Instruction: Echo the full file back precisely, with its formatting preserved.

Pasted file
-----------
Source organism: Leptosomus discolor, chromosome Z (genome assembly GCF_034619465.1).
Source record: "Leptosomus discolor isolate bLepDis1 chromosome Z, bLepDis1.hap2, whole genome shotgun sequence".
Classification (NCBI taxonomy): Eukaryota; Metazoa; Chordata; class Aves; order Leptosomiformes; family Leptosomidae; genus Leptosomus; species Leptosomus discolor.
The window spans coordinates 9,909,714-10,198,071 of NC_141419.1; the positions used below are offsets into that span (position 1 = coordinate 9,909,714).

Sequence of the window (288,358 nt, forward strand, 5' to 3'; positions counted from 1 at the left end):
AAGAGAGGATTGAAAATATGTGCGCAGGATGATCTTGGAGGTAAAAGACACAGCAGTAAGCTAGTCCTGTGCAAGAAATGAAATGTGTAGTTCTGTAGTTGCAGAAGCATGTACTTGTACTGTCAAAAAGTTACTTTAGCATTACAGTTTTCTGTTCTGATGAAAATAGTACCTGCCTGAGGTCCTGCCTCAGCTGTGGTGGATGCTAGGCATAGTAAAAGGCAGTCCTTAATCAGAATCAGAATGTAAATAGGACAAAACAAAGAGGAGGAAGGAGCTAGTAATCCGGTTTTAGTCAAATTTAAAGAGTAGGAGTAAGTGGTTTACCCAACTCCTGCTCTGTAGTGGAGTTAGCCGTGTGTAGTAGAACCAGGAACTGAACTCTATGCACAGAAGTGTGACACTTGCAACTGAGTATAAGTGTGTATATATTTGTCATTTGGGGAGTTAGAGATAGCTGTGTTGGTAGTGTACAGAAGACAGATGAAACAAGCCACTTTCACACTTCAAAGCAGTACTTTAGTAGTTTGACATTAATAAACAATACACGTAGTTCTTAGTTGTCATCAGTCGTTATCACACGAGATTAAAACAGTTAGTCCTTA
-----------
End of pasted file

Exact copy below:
Source organism: Leptosomus discolor, chromosome Z (genome assembly GCF_034619465.1).
Source record: "Leptosomus discolor isolate bLepDis1 chromosome Z, bLepDis1.hap2, whole genome shotgun sequence".
Classification (NCBI taxonomy): Eukaryota; Metazoa; Chordata; class Aves; order Leptosomiformes; family Leptosomidae; genus Leptosomus; species Leptosomus discolor.
The window spans coordinates 9,909,714-10,198,071 of NC_141419.1; the positions used below are offsets into that span (position 1 = coordinate 9,909,714).

Sequence of the window (288,358 nt, forward strand, 5' to 3'; positions counted from 1 at the left end):
AAGAGAGGATTGAAAATATGTGCGCAGGATGATCTTGGAGGTAAAAGACACAGCAGTAAGCTAGTCCTGTGCAAGAAATGAAATGTGTAGTTCTGTAGTTGCAGAAGCATGTACTTGTACTGTCAAAAAGTTACTTTAGCATTACAGTTTTCTGTTCTGATGAAAATAGTACCTGCCTGAGGTCCTGCCTCAGCTGTGGTGGATGCTAGGCATAGTAAAAGGCAGTCCTTAATCAGAATCAGAATGTAAATAGGACAAAACAAAGAGGAGGAAGGAGCTAGTAATCCGGTTTTAGTCAAATTTAAAGAGTAGGAGTAAGTGGTTTACCCAACTCCTGCTCTGTAGTGGAGTTAGCCGTGTGTAGTAGAACCAGGAACTGAACTCTATGCACAGAAGTGTGACACTTGCAACTGAGTATAAGTGTGTATATATTTGTCATTTGGGGAGTTAGAGATAGCTGTGTTGGTAGTGTACAGAAGACAGATGAAACAAGCCACTTTCACACTTCAAAGCAGTACTTTAGTAGTTTGACATTAATAAACAATACACGTAGTTCTTAGTTGTCATCAGTCGTTATCACACGAGATTAAAACAGTTAGTCCTTA